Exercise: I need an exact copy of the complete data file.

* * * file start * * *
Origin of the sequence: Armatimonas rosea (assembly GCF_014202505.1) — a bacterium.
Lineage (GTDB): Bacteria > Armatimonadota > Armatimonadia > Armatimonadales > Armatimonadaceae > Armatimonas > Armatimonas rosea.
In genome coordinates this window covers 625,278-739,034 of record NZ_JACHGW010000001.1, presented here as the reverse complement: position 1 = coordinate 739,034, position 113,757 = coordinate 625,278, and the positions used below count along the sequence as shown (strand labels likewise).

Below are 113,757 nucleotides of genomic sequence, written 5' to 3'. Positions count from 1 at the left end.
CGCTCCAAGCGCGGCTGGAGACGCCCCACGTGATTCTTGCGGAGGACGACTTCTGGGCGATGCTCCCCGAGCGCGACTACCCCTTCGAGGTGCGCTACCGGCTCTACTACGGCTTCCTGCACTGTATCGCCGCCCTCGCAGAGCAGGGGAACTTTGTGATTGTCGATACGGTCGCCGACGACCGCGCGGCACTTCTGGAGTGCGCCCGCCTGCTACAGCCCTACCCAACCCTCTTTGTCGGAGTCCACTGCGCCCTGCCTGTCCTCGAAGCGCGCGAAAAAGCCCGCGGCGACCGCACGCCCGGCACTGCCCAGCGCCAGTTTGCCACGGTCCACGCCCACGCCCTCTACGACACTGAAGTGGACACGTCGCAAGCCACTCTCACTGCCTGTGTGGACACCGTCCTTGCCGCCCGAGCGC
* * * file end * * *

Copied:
Origin of the sequence: Armatimonas rosea (assembly GCF_014202505.1) — a bacterium.
Lineage (GTDB): Bacteria > Armatimonadota > Armatimonadia > Armatimonadales > Armatimonadaceae > Armatimonas > Armatimonas rosea.
In genome coordinates this window covers 625,278-739,034 of record NZ_JACHGW010000001.1, presented here as the reverse complement: position 1 = coordinate 739,034, position 113,757 = coordinate 625,278, and the positions used below count along the sequence as shown (strand labels likewise).

Below are 113,757 nucleotides of genomic sequence, written 5' to 3'. Positions count from 1 at the left end.
CGCTCCAAGCGCGGCTGGAGACGCCCCACGTGATTCTTGCGGAGGACGACTTCTGGGCGATGCTCCCCGAGCGCGACTACCCCTTCGAGGTGCGCTACCGGCTCTACTACGGCTTCCTGCACTGTATCGCCGCCCTCGCAGAGCAGGGGAACTTTGTGATTGTCGATACGGTCGCCGACGACCGCGCGGCACTTCTGGAGTGCGCCCGCCTGCTACAGCCCTACCCAACCCTCTTTGTCGGAGTCCACTGCGCCCTGCCTGTCCTCGAAGCGCGCGAAAAAGCCCGCGGCGACCGCACGCCCGGCACTGCCCAGCGCCAGTTTGCCACGGTCCACGCCCACGCCCTCTACGACACTGAAGTGGACACGTCGCAAGCCACTCTCACTGCCTGTGTGGACACCGTCCTTGCCGCCCGAGCGC